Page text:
They that can give up essential liberty to obtain a little temporary safety deserve neither liberty nor safety.<br /><br />-- Benjamin Franklin

  • #2
    Re: Cleaning brass on the cheap


    Brass in the baking soda water. Hard to tell in pic with white sink, but there's enough to cover the brass well. Slosh it around for a minute, drain, & then just rinse with a little tap water.

    Cases out of the sink. Can't really see inside - they're cleaner but not bright shiny clean like a US cleaner or SS pins. Primer pockets, same thing. Cleaner, but not spotless. The inside & primer pocket is definitely cleaner than tumbling in walnut but by no means spotless. Good enough for me.

    Laid out on a towel to dry. These weren't de-capped first because I'm keeping this batch separate from a very large batch I'm in the middle of. I only de-capped those 4 for demonstration. You will want to de-cap first using this method - esp for bottleneck cases. Water doesn't easily drain from a .223 case with a primer. Just sit out to dry. You can think of dozen methods to speed that up (fan, clothes dryer, compressed air, sun, etc). I put them on a large, shallow baking dish, set the oven to "convect" at 220, & in about an hour they're bone dry inside & out. These that aren't de-capped would hold more water & restrict airflow the the case so would take much longer to dry. Bottom right 3 cases were tumbled in walnut for comparison. Due to the camera flash they look the same or worse than this wet method but in reality they are a little brighter & shinier. Not much though.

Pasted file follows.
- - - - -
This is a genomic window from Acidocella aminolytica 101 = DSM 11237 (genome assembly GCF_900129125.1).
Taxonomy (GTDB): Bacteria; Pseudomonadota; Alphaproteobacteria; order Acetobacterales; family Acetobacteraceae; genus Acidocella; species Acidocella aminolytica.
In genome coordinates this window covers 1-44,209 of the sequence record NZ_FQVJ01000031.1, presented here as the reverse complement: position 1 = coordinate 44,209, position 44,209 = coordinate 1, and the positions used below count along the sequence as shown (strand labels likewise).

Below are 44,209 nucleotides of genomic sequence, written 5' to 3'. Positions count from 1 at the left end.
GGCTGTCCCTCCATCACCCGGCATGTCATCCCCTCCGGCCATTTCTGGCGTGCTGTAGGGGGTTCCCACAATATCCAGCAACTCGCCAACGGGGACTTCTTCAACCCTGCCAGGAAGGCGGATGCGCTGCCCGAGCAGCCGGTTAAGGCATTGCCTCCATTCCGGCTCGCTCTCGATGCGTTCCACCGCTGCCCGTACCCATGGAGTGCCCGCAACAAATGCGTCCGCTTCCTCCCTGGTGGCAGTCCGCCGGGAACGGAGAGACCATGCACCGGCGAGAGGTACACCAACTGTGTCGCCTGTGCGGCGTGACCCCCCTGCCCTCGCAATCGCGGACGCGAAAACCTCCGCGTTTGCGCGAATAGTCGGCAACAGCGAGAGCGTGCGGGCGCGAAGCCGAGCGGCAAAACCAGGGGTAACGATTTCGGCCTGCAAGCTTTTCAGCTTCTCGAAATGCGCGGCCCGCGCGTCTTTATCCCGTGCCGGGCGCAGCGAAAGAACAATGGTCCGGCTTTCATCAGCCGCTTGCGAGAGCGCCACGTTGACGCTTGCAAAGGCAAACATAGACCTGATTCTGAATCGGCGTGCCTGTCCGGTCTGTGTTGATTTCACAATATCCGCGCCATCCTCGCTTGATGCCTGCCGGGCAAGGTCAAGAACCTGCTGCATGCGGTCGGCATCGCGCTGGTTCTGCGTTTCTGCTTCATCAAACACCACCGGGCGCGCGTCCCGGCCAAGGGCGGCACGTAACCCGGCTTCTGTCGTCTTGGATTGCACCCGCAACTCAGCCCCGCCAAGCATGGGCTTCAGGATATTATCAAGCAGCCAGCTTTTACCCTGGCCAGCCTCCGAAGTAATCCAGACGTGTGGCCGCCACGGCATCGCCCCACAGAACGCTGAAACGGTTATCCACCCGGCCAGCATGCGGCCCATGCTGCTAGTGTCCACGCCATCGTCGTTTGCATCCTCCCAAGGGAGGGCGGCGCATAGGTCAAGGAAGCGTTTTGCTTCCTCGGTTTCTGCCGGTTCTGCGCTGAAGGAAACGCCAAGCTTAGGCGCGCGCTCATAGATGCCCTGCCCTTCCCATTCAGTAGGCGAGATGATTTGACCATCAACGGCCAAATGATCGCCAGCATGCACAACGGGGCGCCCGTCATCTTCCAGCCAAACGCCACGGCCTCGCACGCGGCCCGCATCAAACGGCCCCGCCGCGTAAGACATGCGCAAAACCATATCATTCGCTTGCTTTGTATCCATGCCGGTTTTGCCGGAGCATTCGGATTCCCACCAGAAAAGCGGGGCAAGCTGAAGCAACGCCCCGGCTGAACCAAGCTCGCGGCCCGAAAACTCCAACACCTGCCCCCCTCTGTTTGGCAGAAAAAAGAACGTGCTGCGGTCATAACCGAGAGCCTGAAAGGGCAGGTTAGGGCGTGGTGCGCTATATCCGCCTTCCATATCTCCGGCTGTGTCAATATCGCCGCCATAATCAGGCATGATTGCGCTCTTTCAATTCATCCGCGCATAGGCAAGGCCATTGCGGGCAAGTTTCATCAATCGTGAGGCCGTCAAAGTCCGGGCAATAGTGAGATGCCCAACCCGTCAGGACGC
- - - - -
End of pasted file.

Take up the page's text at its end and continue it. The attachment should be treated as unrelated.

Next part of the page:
Overall I think this is a very good method of cleaning cases if you want some level of bright & shiny and want to stay on the cheap. It could probably be easily improved by the addition of stainless pin media but the capacity would be reduced due to the 3 lb limit of each drum. The only cheaper method I can think of - a bucket of warm soapy water - has the same drawbacks of rinsing & drying although the batch size could be much larger and the initial investment is a 5 gal bucket. Following the instructions above, those small bottles of Dawn & LemiShine will last for a very long time - probably much longer than several hundred pounds of walnut or corncob media. If you're new to reloading and starting to take pause at the expenses beyond the press & components, this is a good way to get something you need for very little money. But overall, I like the ease & performance of walnut. I might get a small amount of stainless pins and use this method for anything I want "extra pretty". Otherwise, this will be something I seldom use or use when something else is in the walnut.
    They that can give up essential liberty to obtain a little temporary safety deserve neither liberty nor safety.<br /><br />-- Benjamin Franklin


    • #3
      Re: Cleaning brass on the cheap

      I've used everything from shredded newsprint to uncooked rice to clean brass. Depending on how fast the polishing job needed to be, lots of ways to clean brass. Thats the nice thing about a tumbler vs vibrator, the tumblers simply do a better job, IMO. I still use a vibrator for brass thats not too grungy but for the real nasty stuff I use my old model B.
      "some people never let their given word interfere if something they want comes along"
      The real problem with the world are laws preventing culling.


      • #4
        Re: Cleaning brass on the cheap

        On sale $55 with tax.
        I have a Right to my Life; I have a Right to the Fruits of my Labor. If you concede the principle of the Income Tax, you concede the principle that the government owns ALL your income and permits you to keep a certain percentage of it.
        ─Ron Paul, interview by Time on Sep 17, 2009.